This is a relatively new international and interdisciplinary network of academics initiated by Chris Beasley in Adelaide, with links to government and community sector professionals origination with and linking the Fay Gale Centre for Research on Gender at the University of Adelaide and Wirltu Yarlu (Australia) with the Research at the Intersections of Gender (RIG) Initiative (Canada), and in 2018/19 with the Centre for Research on Families and Relationships (UK) and the GEXcel International Collegium for Advanced Transdisciplinary Gender Studies (Sweden).
The project had an inception network workshop in Adelaide in December 2017 exploring the dynamics of the four research fields (gender, sexuality, ethnicity and indigeneity), with regard to
(1) interconnections between past and present which frame future possibilities regarding social injustice and inequalities (see Johnson 2005; Tremblay, Patternote and Johnson 2011; Marks and Warboys 2003), and
(2) interconnections between different conceptual axes and practices of power which have implications for future policy development (that is, the ‘intersectionality’ between gender and specific other axes like sexuality, ethnicity and indigeneity—Beasley 2005; Herzog 2008; Koehn et al 2013).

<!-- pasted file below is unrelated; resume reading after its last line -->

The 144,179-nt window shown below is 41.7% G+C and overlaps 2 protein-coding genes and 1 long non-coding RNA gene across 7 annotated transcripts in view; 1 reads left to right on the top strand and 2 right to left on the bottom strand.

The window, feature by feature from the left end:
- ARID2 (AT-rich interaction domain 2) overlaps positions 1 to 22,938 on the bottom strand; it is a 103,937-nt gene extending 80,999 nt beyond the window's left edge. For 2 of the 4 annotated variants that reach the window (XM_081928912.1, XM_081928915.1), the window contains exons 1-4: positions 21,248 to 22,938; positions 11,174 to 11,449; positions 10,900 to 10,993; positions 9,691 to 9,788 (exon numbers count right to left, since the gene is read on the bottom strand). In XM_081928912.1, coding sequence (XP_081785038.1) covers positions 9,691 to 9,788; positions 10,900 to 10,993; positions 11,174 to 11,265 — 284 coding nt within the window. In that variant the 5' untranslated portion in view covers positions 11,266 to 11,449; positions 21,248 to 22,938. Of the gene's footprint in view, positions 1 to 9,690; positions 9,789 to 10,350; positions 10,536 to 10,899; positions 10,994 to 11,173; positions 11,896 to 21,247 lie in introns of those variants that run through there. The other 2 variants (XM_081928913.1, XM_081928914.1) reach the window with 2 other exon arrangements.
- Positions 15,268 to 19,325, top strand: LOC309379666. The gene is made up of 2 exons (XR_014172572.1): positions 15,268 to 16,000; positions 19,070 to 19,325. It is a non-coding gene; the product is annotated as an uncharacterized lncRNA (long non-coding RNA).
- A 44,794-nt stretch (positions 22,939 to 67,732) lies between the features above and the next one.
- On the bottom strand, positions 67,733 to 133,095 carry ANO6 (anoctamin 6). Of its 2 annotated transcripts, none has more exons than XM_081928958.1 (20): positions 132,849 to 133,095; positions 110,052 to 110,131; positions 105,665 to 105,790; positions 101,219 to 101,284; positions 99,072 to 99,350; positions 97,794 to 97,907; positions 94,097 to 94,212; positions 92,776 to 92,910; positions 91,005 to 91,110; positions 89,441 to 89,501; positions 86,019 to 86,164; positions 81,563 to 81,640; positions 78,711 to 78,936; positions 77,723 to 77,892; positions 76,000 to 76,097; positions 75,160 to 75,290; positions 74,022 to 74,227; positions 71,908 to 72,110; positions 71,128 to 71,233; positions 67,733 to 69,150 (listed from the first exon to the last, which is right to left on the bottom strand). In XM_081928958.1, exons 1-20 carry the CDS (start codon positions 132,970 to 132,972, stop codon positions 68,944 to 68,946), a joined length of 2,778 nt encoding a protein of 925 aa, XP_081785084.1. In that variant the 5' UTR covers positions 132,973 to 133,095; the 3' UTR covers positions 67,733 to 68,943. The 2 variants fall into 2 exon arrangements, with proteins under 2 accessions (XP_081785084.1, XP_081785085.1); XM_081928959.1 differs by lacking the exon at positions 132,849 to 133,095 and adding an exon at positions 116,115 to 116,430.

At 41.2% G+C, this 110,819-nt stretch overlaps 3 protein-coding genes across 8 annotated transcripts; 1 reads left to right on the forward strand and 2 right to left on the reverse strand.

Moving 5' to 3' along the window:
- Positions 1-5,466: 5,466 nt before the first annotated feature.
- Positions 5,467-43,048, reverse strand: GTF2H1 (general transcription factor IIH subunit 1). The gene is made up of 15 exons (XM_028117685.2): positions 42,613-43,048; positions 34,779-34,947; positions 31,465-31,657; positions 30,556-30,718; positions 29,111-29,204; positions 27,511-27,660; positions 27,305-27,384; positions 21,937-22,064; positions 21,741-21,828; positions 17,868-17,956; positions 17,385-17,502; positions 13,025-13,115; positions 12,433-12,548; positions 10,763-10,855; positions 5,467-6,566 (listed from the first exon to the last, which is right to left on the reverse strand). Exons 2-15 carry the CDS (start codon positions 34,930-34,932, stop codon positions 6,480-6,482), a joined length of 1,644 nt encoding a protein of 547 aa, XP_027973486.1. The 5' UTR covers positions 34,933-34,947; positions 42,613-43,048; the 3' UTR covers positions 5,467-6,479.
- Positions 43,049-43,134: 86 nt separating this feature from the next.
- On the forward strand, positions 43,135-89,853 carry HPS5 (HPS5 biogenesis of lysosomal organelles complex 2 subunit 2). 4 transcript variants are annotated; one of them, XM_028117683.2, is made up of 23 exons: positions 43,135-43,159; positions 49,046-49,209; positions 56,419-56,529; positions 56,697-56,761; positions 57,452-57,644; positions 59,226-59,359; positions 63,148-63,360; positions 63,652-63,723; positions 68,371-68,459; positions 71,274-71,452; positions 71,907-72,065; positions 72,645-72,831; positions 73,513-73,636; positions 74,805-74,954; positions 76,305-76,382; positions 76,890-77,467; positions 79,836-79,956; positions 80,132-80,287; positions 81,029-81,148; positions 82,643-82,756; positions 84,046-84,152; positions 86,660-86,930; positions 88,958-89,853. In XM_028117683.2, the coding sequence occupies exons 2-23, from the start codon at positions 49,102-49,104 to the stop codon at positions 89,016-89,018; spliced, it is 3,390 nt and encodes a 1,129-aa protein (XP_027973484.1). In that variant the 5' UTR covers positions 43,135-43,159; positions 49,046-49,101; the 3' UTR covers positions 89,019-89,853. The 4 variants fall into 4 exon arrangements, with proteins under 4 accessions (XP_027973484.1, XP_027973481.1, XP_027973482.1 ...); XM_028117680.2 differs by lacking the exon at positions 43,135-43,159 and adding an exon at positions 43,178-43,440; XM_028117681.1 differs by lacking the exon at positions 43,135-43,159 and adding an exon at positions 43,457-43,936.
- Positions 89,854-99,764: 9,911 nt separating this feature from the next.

This focus on temporality and intersectionality signals that attending to a singular disconnected time-frame or to a singular axis of power such as gender may reiterate privilege and result in limited understandings of problems. By contrast, bringing these four research fields into active engagement with each other involves an innovative research agenda furthered by inter-institutional, international and interdisciplinary collaboration. The intention is that the workshop will enable research clusters to emerge around specific topics which can reflect temporal/intersectional concerns.
Full report now available from our open space event Timely Methods for Novel Times!
Our curated listing of events and news related to time, temporality and social life.